Simon Lewis, the Prime Minister’s new official spokesman, says he only took the job on condition it would be non political and that he would be able to conduct himself with civil service neutrality. Unlike previous Downing Street directors of communications such as Alastair Campbell, Lewis is not a Labour Party appointee. He has accepted a two-year civil service contract and when asked (at a debate in London at the Reform Club 1.7.2009) whether he would like to remain at No.10 should David Cameron defeat Gordon Brown in the general election expected in May 2010, he made it clear he has an open mind and intends to wait and see what happens.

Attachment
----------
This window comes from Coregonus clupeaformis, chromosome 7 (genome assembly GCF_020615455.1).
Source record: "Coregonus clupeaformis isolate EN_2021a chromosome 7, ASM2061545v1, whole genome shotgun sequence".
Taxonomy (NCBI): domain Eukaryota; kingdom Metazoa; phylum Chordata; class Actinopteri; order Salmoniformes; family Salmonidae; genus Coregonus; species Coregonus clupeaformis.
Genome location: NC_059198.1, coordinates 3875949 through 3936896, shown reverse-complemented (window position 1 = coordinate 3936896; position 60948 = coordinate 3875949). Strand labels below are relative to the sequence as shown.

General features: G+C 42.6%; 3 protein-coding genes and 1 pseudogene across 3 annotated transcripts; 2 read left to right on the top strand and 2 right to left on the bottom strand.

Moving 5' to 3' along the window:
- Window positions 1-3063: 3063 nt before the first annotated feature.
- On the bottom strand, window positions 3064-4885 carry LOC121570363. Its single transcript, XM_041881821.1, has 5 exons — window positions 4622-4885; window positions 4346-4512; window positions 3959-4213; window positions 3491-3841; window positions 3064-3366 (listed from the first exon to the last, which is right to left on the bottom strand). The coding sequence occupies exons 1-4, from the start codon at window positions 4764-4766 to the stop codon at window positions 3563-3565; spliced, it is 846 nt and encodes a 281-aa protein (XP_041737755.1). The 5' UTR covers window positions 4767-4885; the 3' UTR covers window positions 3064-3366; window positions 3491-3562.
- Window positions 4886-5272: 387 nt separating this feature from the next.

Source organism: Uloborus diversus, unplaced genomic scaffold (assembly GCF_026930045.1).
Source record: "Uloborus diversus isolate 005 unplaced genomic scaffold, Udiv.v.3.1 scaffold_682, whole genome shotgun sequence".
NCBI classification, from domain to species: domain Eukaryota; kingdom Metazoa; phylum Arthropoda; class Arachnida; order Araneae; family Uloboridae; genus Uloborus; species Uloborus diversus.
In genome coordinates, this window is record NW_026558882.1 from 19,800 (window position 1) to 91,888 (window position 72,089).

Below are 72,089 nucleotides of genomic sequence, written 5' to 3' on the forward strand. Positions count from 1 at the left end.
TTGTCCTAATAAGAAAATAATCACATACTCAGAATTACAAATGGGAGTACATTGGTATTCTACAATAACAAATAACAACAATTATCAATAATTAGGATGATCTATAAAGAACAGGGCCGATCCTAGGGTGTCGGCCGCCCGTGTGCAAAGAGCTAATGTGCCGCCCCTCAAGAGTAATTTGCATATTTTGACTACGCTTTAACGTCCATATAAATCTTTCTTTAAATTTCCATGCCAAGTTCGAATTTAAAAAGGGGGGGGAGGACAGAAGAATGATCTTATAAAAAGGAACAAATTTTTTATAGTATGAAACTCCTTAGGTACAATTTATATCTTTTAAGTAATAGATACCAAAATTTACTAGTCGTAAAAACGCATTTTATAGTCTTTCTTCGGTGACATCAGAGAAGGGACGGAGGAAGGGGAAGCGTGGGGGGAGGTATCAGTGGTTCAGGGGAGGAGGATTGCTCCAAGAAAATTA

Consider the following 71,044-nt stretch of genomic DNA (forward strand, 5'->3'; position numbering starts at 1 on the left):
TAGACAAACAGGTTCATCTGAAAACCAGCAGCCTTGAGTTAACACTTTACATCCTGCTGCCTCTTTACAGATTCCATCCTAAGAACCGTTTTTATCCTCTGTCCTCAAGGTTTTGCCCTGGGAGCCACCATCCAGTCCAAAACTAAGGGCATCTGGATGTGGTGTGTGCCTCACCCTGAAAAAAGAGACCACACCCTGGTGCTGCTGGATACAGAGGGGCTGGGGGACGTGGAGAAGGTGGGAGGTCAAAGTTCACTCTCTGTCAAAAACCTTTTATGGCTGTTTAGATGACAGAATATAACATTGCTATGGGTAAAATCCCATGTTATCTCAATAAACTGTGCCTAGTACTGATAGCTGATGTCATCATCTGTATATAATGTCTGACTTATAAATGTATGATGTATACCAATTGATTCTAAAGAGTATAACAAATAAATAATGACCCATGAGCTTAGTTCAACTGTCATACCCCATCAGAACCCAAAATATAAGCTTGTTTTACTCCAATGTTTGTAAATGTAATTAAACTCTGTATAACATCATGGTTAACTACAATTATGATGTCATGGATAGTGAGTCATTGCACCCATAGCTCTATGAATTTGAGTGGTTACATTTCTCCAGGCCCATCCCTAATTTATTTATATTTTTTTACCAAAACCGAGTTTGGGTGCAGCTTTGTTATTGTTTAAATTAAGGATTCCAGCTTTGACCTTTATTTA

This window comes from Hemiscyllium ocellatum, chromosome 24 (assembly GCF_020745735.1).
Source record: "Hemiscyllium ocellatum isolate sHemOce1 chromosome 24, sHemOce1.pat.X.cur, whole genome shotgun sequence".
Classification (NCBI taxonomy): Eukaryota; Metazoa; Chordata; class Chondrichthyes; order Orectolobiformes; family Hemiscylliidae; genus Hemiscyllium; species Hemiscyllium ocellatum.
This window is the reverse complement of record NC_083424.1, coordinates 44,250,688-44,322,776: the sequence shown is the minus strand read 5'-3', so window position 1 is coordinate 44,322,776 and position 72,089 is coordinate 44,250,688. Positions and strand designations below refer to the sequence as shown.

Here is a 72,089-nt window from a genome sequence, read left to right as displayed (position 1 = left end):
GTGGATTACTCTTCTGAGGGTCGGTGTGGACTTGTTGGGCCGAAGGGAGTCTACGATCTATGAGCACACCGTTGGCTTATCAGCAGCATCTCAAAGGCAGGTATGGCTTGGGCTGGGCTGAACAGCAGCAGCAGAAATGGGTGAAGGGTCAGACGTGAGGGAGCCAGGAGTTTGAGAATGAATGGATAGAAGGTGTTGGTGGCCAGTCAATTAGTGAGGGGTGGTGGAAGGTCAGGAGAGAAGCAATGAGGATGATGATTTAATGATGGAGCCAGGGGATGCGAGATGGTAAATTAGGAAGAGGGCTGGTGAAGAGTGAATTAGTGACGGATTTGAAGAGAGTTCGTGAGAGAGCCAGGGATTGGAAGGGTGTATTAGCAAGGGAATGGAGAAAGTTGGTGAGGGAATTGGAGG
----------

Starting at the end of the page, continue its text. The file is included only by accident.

Appointing Lewis represents something of a departure for the Downing Street press office because he comes from the world of corporate communications and has not worked directly for the news media or been a career civil servant. His declaration that he would abide by civil service neutrality was perhaps only to be expected but he was adamant that wanted to be part of Britain’s “much under-rated permanent civil service” and help the government of the day achieve the level of transparency which the corporate sector had been forced adopt. Lewis spent two years at Buckingham Palace as the Queen’s press secretary in the aftermath of the death of Diana, Princess of Wales, but most of his career has been with FTSE companies such as Nat West, Centrica and most recently Vodafone for which he was group director of corporate affairs. His brother is Will Lewis, editor on chief of the Daily Telegraph, and the lesson he drew from the whole saga about the abuse of MPs’ expenses was that it would be unwise to write off the printed media because as a result of its exclusive coverage, the Telegraph had sold more newspapers than at any time since World War II and the death of Diana. Lewis was adamant that the independence of the civil service needs to be sustained: “As a civil servant in Downing Street I shall be communicating on behalf of the government, not on behalf of a political party. I only accepted the job on that basis. Being a civil servant gives me more credibility and a sense of pride to be joining a much under-rated civil service…It is important there are people in the civil service who bring neutrality to communications…Authenticity in communications is the key, the more authentic the more likely the message will be received”. When asked whether he would seek to curb the leaking of ministerial announcements in advance of parliamentary statements, Lewis acknowledged that the 24/7 media environment had forced politicians to respond to the news agenda and the response of the government had been that the “engine has to be fed”. But he hoped politicians would come to realise that they “did not always have to respond to the media machine…Perhaps the political class have to find a new way to set the agenda”. Part of the problem was that national politics had become “more prominent” than in the past and that local people had lost contact with local politics. He hoped that in the wake of the scandal about MPs’ expenses that people would engage more and “make a real contribution to localism”. One consequence of MPs being forced to accept greater disclosures about their pay and allowances was that it would in turn put pressure on the entire political process and the news media to become more transparent. Lewis believed that the corporate sector had gone further than either political parties or the news media to embrace transparency. Companies had been forced to be far more open about their financial affairs; full disclosure was required in annual accounts and reports and about directors’ remuneration. “My hunch is that the British people will now have more influence on politics…I shall be interested to see what turnout we get in the next election and what local electors decide about some of the MPs who have been in the news”. 2.7.2009END